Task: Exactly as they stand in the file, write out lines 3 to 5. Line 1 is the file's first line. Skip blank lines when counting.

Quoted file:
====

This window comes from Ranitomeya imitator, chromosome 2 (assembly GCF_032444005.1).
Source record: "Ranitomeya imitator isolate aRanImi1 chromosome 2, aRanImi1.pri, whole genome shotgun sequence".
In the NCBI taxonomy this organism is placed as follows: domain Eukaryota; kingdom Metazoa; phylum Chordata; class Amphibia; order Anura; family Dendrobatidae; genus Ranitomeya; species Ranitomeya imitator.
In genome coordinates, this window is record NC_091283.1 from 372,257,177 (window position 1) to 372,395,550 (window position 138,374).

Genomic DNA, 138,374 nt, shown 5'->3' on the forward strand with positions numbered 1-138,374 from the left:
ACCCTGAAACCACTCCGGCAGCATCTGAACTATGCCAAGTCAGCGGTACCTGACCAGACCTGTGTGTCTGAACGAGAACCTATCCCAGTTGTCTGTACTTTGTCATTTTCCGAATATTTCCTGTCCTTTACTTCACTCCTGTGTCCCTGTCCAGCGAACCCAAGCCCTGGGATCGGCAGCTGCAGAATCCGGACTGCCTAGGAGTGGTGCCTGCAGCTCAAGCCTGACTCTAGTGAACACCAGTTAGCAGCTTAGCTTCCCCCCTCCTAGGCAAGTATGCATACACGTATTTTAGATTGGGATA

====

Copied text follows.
In the NCBI taxonomy this organism is placed as follows: domain Eukaryota; kingdom Metazoa; phylum Chordata; class Amphibia; order Anura; family Dendrobatidae; genus Ranitomeya; species Ranitomeya imitator.
In genome coordinates, this window is record NC_091283.1 from 372,257,177 (window position 1) to 372,395,550 (window position 138,374).

Genomic DNA, 138,374 nt, shown 5'->3' on the forward strand with positions numbered 1-138,374 from the left: